After this tremendous result, returning to America to race at Daytona in the Paul Revere 250/Daytona 3 Hours in the Le Mans winning 935 K3 was almost mundane; the brother’s K3 led most of the race but they retired near the end when Bill hit the wall in turn one. They were still classified in 14th place though. Off to Chuck Gaa’s shop went the Le Mans winner, to have its nose repaired.
The Watkins Glen 6 Hours was next at the beginning of July and again, Don and Bill with Klaus Ludwig won again, this time in the now repaired #009 0015. Bill Whittington also co-drove the number 95 935 (chassis #930 990 0028), with Brian Redman and Johnny Rutherford to finish in eighth place.
Peter Gregg was again riding high by this stage in the 1979 IMSA season; he had won three victories and several top three placings so far, as against the Whittington’s two victories at Riverside and Daytona, plus other top three placings.
The ‘Lumberman’s 500’ was an odd race, held at Mid-Ohio in August, allowing single seater, sports-racing and Can-Am cars. The Can-Am cars all retired, whilst Don and Bill took the number 94 935 K3 (#009 0015), to second place behind, of all things, a Ralt that was driven by Brian Redman and Bobby Rahal. Peter Gregg led to begin with in Bruce Leven’s 935 that he shared with Hurley Haywood but that car’s engine failed before half-distance. Chassis #009 0004 had been used in practice by Bill but the K3 was probably the faster car as #009 0004 was still an essentially stock 1979 Porsche factory built 935, although the team had been gradually modifying it to K3 spec with parts that they had bought from the Kremer Brothers after the Le Mans race, which had arrived in late July. The first major item to be changed, recalled Jim Weber, one of the team’s engineers, was the intercooler. This now changed from the factory air/water type to the Kremer air-to-air intercooler installation, which was both lighter and more efficient than the older system. Next was the panel behind the oil cooler which was swept back to allow more air to go through and exit the cooler and then the aluminium oil cooler mount was fitted too.
September saw Road Atlanta II and Don finished fifth after qualifying second, whilst Bill was 16th in #009 0004. Don actually ran out of fuel whilst leading on the last lap, giving victory once again to Peter Gregg. Dale Whittington, Don and Bill’s younger brother, took part in his first race in a 935 here, chassis #930 990 0028 and came home a creditable ninth, after starting from thirty-third position.
The team now completed the conversion of #009 0004 to K3 spec, mainly with new bodywork and the end of November saw the end of the IMSA season, fittingly enough at Daytona. Don drove the Le Mans winning 935 K3, whilst Bill drove chassis #009 0004, now numbered 94. Don qualified on pole, with Gregg second and Bill third. Sixty seven cars were entered in the 180-mile race. Don led from Peter Gregg until ‘Peter Perfect’ had a coming together with a back marker that put him out of contention with a leaking oil cooler. So now Don led from Bill until the pit stops, after which Bill took the lead until…it started raining.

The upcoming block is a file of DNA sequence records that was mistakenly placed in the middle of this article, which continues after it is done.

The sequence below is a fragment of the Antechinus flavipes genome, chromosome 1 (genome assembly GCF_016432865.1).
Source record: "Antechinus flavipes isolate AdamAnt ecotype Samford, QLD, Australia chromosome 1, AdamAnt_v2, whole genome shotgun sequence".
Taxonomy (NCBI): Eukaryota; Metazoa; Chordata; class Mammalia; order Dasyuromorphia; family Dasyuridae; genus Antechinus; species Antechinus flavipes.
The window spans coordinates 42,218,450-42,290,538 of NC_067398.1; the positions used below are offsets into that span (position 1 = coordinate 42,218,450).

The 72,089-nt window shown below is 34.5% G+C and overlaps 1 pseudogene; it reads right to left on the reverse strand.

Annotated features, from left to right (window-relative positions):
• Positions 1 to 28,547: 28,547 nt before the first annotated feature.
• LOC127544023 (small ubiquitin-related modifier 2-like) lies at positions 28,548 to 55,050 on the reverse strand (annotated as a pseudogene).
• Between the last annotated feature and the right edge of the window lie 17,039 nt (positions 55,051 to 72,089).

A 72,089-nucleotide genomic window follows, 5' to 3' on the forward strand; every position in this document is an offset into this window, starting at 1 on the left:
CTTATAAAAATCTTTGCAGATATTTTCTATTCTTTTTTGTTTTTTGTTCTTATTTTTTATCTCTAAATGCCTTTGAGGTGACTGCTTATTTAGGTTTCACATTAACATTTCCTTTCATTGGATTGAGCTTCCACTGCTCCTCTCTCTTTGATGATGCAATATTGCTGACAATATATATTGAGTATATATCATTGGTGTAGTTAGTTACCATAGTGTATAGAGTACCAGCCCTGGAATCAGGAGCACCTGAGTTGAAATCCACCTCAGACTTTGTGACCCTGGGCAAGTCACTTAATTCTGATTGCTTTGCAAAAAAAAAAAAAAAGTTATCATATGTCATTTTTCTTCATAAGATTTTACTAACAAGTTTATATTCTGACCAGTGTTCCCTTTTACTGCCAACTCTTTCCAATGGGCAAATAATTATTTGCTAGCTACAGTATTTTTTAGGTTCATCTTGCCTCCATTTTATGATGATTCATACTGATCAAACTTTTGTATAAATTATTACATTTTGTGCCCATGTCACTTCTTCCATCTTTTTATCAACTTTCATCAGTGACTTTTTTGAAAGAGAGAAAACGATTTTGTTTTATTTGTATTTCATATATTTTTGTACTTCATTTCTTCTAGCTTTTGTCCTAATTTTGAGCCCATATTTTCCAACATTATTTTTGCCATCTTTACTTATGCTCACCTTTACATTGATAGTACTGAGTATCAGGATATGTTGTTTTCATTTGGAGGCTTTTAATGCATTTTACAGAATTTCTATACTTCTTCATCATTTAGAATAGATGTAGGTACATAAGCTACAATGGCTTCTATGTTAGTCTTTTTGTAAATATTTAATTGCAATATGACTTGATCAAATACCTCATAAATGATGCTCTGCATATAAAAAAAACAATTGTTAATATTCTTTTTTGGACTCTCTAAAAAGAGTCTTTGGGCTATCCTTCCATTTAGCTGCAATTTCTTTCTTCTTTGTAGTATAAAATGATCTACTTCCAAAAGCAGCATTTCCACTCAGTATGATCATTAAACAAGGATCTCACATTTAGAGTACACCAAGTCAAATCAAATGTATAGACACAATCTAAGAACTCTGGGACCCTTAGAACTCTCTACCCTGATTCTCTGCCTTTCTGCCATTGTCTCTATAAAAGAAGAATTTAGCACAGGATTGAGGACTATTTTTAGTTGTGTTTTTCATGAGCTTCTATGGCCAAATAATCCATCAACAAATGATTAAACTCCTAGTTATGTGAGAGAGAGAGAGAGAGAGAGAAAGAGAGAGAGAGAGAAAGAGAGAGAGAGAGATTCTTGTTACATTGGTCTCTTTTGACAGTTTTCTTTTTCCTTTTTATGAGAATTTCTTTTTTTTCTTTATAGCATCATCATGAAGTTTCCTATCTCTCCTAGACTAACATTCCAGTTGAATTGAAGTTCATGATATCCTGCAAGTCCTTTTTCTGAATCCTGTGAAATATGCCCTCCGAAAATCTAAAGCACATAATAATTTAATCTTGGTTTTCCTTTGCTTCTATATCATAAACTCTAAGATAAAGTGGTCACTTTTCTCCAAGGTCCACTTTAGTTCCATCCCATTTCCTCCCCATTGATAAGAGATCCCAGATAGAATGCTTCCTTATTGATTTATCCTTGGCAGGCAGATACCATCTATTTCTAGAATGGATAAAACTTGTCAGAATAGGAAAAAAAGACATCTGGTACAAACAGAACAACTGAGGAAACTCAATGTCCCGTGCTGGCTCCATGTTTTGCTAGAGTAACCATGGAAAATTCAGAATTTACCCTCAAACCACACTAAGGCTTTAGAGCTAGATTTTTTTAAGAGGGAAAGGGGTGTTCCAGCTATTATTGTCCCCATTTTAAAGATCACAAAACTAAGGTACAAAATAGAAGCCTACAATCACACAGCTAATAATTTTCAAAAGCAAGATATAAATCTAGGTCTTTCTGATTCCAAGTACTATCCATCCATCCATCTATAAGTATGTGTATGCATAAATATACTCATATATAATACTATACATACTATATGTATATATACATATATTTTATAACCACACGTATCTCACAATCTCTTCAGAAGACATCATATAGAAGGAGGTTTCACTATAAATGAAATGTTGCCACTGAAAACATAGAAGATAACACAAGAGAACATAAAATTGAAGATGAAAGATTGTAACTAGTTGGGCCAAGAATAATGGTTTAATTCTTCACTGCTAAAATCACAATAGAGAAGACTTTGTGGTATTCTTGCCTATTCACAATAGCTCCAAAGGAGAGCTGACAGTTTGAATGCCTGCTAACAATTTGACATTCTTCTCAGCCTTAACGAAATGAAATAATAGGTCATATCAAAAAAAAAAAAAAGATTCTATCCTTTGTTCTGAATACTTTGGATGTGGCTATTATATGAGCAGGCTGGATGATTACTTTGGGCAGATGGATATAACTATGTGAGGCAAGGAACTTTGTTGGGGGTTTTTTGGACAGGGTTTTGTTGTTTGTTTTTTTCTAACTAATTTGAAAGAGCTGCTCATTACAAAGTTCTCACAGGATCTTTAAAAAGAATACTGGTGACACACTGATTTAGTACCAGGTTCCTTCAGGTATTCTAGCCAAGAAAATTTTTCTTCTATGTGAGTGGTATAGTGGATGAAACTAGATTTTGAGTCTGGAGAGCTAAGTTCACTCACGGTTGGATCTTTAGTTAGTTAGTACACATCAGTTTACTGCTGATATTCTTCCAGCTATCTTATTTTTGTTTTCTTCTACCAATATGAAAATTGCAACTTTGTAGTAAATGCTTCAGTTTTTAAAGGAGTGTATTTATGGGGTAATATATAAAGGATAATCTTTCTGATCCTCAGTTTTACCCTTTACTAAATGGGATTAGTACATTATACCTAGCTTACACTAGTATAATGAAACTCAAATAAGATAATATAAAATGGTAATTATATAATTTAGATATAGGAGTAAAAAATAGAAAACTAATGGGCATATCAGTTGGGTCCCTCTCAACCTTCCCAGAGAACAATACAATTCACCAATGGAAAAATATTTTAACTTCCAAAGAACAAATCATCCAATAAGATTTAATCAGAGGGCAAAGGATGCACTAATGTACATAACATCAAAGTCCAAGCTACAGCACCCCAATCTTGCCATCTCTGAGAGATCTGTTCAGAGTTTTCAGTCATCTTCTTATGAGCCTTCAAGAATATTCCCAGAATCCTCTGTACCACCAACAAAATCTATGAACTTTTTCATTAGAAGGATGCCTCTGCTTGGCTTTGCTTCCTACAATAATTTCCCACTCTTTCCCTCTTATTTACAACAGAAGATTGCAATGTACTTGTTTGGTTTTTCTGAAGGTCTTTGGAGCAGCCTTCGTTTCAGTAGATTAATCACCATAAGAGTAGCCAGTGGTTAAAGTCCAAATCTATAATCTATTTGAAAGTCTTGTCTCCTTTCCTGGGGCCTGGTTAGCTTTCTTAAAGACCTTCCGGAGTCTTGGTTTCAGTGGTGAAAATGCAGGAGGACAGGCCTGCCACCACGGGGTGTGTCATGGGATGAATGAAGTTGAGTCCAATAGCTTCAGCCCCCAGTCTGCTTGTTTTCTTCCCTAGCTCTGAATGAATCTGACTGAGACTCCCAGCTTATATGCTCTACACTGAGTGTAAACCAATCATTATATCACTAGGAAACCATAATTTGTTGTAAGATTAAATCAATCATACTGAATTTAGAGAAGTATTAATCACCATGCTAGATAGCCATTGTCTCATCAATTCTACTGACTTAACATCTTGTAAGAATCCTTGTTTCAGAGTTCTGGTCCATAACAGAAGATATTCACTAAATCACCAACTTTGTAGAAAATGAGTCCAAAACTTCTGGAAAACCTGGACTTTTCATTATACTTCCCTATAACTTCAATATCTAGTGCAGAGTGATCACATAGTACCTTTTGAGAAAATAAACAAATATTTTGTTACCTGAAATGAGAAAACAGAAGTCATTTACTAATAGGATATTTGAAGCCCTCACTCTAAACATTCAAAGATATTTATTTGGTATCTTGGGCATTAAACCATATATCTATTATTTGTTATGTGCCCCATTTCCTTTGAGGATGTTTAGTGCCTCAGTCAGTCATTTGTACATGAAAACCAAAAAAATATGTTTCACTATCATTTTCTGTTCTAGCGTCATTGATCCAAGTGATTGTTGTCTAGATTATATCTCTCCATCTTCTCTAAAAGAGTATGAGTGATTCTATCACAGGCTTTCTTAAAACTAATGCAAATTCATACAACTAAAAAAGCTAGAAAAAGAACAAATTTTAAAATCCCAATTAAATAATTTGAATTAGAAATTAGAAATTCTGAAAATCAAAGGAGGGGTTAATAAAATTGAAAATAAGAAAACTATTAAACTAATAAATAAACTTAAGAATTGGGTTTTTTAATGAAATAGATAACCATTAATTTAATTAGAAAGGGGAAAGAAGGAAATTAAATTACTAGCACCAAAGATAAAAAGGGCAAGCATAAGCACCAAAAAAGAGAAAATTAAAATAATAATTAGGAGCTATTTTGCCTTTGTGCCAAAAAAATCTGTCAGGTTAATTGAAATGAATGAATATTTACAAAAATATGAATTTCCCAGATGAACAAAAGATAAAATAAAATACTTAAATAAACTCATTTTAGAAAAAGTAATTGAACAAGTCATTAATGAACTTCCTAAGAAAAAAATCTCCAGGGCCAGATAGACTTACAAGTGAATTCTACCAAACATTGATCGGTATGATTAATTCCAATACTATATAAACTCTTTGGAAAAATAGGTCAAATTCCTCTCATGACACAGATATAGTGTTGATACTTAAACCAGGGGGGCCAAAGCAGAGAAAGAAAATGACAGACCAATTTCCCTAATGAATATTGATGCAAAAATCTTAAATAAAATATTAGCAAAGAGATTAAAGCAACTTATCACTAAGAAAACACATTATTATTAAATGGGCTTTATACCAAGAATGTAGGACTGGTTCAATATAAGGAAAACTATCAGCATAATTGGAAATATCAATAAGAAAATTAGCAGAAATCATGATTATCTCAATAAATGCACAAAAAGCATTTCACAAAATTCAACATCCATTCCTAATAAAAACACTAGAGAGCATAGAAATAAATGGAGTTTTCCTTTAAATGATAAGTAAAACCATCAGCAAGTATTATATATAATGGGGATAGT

On lap 48 of 59, three cars spun on the back straight and when Bill and Don arrived, they went into their own spins. Bill Whittington lost it coming through NASCAR 3 at Daytona and his 935 spun like a top. He’d probably been going at some 190 mph through NASCAR 3 and, amazingly, came to a stop on the grass without hitting anything. He got on the radio to Jim Bell, his crew chief, “Whoo-ee! What a ride!” he said. But then along came Honorato Espinosa in a Colombian Botero Racing entered RSR, who had also lost control in the wet. He hit Bill’s 935 hard. Amazingly, both drivers escaped the crash relatively unharmed, even though Honorato suffered a broken heel but both cars were damaged beyond immediate repair at the track. The resulting carnage severely damaged Bill’s 935, although Don drove his car back to the pits. The leading five cars all crashed and the red flag was waved, giving Bill, despite his crash, the victory!
One good result for the Whittington’s was that Don won the World Endurance title, which was richly earned after the Whittington’s great Le Mans result, amongst others.
Upon its return to the Whittington’s race shop in Fort Lauderdale, the car was stripped and the old bodyshell/chassis unit left in a corner of the shop until, in 2018, it was bought by Carlos and was sent to Jim Torres in Burbank, California, to undergo a complete restoration. A lot of restorers would have elected to replace the chassis but knowing the 935’s historical significance, neither Carlos nor Jim wanted to take that route and so, painstakingly, #009 0004 was brought back to life, every panel being repaired to the correct specification, just as it had left the factory in early 1979.
Today, September 2020, she is finished and is entered to run in the ‘Classic Daytona’ HSR event in November. It is truly great to see such an iconic 935 as the Whittington Brothers race car looking so wonderful, and going as well as she looks.
Written by: John Starkey
Images by: John Starkey, Jim Weber, Robert Graham Junior & Bill Martin